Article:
Baptism has been a point of contention and controversy almost since the beginning of the church. Down through the ages, arguments have raged about the amount of water, the way it should be dispensed, and what it should mean. Almost as many meanings and methods of baptism have emerged as we have expressions and divisions in the church. My particular tradition practices immersion for those old enough to understand what it means to confess faith in the Lordship of Jesus Christ. Historically, we have contended this was the New Testament practice.
Thomas Willadsen Mary Austin Christopher Keating Dean Feldmeyer Ron Love George Reed Bethany Peerbolte
For January 20, 2018:
God Activates by Tom Willadsen — Perhaps God wants us to delight in each other and in the magnitude and depth of divine love. Perhaps the Lord wants to activate our gifts of the Spirit, to use them for the common good.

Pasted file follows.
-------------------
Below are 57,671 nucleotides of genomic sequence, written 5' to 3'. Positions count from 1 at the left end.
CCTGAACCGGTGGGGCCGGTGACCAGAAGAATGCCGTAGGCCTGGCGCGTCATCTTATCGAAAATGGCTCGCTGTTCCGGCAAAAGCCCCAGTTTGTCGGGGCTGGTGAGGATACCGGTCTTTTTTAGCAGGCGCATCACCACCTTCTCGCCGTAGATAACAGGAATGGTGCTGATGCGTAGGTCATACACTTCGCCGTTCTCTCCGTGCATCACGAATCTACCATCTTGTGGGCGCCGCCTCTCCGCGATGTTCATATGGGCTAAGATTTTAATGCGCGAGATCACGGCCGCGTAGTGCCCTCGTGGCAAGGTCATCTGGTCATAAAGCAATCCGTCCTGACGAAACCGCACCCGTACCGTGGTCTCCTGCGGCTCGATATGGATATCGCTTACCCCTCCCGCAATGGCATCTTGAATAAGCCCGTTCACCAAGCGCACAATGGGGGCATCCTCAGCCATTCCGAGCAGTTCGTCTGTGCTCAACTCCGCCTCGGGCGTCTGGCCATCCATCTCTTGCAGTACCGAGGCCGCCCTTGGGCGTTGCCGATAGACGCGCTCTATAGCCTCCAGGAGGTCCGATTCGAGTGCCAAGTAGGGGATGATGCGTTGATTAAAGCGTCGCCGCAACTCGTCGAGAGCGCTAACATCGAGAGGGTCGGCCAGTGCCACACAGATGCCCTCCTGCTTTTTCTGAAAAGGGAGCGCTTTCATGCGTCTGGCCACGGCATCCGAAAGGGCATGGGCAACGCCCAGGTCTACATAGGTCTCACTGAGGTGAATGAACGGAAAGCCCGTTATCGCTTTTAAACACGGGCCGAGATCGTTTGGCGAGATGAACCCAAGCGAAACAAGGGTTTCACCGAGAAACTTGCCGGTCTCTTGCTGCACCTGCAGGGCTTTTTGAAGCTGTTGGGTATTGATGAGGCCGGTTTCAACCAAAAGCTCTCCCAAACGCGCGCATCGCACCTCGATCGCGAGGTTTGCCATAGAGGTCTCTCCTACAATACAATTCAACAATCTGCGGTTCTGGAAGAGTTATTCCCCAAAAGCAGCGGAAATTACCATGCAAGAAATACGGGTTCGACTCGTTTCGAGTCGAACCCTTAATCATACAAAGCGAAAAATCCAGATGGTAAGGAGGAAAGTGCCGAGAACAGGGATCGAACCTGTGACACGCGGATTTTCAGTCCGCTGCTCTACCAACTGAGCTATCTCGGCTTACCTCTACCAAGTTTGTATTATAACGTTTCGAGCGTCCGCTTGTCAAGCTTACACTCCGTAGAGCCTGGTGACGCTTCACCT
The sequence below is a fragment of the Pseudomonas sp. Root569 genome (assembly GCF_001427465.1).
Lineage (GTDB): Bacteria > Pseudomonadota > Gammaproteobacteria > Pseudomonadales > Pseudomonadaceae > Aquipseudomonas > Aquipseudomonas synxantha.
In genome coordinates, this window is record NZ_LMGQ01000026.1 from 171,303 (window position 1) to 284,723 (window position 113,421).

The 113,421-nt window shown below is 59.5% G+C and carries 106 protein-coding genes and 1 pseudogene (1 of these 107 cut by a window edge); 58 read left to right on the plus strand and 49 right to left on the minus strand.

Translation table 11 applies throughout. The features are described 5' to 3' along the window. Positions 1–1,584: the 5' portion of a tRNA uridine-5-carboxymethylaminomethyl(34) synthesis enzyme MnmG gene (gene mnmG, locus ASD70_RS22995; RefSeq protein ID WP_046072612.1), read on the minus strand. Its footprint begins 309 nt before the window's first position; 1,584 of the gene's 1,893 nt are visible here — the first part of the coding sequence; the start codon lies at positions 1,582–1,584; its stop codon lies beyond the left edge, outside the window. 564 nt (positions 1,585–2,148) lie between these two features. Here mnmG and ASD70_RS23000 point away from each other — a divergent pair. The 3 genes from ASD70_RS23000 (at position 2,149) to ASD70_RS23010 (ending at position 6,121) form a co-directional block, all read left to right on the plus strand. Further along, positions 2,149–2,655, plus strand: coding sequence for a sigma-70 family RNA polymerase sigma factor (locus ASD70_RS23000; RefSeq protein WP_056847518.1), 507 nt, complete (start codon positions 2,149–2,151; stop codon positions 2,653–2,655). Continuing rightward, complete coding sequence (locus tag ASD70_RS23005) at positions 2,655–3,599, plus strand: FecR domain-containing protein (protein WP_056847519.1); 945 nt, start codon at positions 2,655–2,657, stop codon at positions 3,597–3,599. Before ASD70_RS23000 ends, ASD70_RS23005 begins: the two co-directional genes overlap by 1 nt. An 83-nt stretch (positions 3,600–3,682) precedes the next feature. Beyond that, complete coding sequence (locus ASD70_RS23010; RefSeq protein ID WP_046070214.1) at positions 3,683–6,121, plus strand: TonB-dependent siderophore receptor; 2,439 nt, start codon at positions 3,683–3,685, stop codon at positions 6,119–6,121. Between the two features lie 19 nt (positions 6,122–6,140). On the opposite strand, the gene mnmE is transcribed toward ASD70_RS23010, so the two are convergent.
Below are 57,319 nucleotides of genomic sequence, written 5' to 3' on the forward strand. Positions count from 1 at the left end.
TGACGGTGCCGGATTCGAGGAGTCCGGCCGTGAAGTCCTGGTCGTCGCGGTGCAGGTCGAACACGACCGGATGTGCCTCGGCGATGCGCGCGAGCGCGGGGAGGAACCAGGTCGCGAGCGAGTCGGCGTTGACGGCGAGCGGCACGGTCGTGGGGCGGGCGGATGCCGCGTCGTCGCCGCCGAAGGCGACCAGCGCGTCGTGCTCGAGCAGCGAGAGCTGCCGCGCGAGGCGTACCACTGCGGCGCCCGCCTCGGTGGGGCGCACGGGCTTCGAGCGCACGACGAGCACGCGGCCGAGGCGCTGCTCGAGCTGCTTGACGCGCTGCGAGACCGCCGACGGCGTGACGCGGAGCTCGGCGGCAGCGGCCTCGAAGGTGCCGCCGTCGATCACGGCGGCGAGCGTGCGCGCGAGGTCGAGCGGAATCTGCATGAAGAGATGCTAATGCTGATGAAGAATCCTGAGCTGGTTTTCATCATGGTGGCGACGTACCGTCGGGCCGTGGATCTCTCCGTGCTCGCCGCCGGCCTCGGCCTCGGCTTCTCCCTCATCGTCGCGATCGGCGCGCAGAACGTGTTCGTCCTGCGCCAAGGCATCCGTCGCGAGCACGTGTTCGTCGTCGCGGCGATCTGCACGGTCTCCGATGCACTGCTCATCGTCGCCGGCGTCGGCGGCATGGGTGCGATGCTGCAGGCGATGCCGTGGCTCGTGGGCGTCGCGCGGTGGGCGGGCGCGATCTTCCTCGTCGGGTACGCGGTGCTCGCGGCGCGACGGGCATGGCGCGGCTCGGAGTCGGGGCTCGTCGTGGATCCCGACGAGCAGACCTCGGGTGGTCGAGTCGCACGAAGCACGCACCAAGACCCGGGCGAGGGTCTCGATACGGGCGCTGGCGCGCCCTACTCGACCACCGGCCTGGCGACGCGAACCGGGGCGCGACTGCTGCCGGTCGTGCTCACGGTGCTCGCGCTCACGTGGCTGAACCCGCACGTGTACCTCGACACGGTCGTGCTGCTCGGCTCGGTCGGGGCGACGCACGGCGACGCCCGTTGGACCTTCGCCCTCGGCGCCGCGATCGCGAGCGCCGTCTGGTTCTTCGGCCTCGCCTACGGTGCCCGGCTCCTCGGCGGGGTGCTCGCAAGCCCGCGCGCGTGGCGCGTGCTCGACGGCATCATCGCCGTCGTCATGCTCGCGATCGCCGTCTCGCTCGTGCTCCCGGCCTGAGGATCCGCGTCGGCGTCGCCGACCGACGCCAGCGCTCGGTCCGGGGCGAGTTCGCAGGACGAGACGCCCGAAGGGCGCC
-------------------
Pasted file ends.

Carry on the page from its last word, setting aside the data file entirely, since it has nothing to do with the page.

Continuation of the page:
We are all intimately connected as one body in Jesus. Isaiah celebrates our intimate union with our creator, describing us as the joyful bride of God. Though there had been alienation and rejection from both sides in the past, the prophet describes us as God’s delight. That connection is also emphasized in Paul’s oddly graphic description of church folks as body parts — we need each other because we are not a living, breathing body if we are somehow separated.
When Jesus visited a wedding at Cana in Galilee, he showed that human disappointments matter to him and that he would be prepared to redeem them. This is a story about a young girl's bitter disappointment when she became a bridesmaid.